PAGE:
Malaria and Drug Resistance
Malaria affects almost half of the world's population today. Annually, it is responsible for up to 500 million clinical cases and between one to three million deaths, mostly in children under the age of five. Global malaria eradication and control programs rely on multi-faceted strategies that include residual indoor spraying with insecticides to control Anopheles vectors, use of bed nets to reduce transmission, and administration of antimalarials for both prophylaxis and active treatments. Binghamton University's Biomedical Anthropology Program faculty members J. Koji Lum and Ralph M. Garruto, and students Chim Chan, Dana Reiff and Rita Spathis are examining how cloroquine resistance has developed in isolated Pacific populations with endemic and epidemic disease.
Historically, chloroquine had been the antimalarial of choice because it was inexpensive, effective against all four Plasmodium species that infect humans, and well tolerated even among children and pregnant women. Chloroquine in its active form targets the digestive vacuole of the parasite and interferes with the elimination of the toxic heme. After invading the red blood cells, the parasite breaks down hemoglobin in the digestive vacuole for essential amino acids and polymerizes the iron-containing heme to nontoxic hemozoin. Chloroquine prevents such polymerization by binding to hemozoin, resulting in the buildup of toxic heme that disrupts normal membrane functions and kills the parasite.
The widespread use of chloroquine as a cure and a prophylaxis for P. falciparum, the most debilitating of the four human malaria species, contributed to the rapid appearance of chloroquine resistance. Cases of chloroquine treatment failure were first documented independently on the Thai-Cambodian border and in Peru in the early 1960s. From these two initial foci, chloroquine resistant P. falciparum rapidly spread to other regions within the next two decades. By 1980, chloroquine resistance was rampant and necessitated the replacement of chloroquine by other drugs such as sulfadoxine-pyrimethamine as the first-line malaria treatment in many countries.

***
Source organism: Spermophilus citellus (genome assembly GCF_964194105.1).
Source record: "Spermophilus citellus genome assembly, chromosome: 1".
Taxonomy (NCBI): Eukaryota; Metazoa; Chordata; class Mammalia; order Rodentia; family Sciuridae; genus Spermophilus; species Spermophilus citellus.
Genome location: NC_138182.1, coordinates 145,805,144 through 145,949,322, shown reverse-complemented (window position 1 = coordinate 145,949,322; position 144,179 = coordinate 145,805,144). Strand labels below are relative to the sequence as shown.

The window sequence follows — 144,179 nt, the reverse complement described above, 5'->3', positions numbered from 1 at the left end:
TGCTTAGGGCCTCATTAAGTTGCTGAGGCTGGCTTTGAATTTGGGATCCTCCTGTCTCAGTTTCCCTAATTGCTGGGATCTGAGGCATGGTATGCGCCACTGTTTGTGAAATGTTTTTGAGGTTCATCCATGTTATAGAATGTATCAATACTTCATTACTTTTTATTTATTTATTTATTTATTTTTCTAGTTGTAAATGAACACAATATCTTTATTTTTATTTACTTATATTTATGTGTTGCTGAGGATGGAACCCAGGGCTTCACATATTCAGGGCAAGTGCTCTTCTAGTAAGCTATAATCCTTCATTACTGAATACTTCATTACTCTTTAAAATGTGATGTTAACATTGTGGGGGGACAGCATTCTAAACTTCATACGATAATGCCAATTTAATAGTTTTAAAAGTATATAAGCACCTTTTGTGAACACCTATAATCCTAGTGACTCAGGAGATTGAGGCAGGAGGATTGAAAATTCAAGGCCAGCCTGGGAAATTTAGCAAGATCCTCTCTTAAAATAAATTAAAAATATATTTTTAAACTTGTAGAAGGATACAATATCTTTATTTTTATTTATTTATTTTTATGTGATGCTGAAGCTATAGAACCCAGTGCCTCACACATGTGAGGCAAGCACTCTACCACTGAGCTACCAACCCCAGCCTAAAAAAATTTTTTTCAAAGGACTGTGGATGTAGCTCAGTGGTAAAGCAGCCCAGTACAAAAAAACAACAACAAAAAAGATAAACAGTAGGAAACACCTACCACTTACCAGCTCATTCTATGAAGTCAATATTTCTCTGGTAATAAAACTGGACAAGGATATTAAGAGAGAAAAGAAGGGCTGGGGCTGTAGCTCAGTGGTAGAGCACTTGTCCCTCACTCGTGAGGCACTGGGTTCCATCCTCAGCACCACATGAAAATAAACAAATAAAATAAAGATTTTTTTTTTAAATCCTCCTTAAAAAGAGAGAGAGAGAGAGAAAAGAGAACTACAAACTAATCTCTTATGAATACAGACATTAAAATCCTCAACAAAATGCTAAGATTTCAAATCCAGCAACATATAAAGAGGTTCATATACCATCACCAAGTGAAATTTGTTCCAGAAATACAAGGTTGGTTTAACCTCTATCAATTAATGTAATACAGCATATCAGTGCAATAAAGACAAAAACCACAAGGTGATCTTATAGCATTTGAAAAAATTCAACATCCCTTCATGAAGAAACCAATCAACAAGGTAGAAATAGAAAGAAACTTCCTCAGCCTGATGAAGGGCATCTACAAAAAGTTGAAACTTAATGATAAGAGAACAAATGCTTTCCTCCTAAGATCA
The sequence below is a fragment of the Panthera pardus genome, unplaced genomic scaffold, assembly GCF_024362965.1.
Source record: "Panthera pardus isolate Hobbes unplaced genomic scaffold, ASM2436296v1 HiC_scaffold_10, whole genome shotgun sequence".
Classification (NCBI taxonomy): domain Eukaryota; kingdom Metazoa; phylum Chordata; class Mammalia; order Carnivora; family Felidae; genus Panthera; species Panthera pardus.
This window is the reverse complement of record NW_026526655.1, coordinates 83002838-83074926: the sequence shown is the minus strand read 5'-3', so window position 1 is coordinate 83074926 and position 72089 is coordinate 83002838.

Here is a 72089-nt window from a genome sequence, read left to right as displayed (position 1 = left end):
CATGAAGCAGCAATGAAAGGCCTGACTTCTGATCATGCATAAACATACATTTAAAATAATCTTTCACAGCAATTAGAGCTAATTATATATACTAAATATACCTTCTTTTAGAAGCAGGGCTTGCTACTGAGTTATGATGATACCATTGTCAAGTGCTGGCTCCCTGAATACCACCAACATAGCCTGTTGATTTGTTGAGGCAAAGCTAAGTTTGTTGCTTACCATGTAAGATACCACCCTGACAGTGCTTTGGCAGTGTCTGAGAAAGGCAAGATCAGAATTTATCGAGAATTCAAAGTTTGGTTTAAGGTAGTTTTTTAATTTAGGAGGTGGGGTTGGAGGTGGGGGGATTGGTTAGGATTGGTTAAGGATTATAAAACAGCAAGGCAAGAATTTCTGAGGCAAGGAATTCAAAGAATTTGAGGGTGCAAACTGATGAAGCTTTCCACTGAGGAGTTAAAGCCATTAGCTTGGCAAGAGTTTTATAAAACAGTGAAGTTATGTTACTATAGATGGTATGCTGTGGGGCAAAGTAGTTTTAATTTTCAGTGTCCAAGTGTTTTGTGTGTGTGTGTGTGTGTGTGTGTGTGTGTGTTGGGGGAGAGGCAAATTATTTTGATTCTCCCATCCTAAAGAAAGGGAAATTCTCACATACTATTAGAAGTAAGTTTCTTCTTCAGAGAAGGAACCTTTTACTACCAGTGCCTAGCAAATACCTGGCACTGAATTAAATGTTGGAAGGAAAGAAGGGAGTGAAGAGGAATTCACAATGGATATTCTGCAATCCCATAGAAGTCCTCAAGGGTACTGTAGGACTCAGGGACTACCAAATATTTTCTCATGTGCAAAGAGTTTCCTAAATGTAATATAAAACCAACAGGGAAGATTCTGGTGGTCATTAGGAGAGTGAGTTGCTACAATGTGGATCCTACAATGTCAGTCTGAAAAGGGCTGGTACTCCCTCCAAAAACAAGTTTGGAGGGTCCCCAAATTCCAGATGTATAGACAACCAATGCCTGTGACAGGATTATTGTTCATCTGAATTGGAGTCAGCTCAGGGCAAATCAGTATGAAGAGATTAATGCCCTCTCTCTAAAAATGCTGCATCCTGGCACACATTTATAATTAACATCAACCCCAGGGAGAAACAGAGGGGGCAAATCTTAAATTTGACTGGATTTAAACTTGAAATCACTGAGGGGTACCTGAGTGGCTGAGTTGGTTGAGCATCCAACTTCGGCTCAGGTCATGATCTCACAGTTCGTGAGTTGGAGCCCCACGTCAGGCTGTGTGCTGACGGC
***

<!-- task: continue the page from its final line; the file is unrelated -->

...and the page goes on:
Recent genetic studies have identified Papua New Guinea as another independent origin of chloroquine resistant P. falciparum. Using archived human sera collected at various locations in the Pacific over a 40-year period (1950 to 1990), the research team initiated a study to examine the evolution of chloroquine resistance in the Pacific, with three related objectives, (1) to test the hypothesis that genetic polymorphisms associated with chloroquine resistance accumulated in a stepwise fashion over time, (2) to address the potential invasion of chloroquine resistant P. falciparum in the Pacific using parasite mitochondrial DNA, and (3) to assess the strength of chloroquine selection using microsatellite variation.
Increasing incidence of treatment failures with other antimalarials warrants the reexamination of chloroquine as a viable alternative. The researchers believe that elucidating the genetic basis of chloroquine resistance, combined with improved techniques for monitoring and case management, will prolong the efficacy of chloroquine and other antimalarials and contribute to the public health policies and malaria control.
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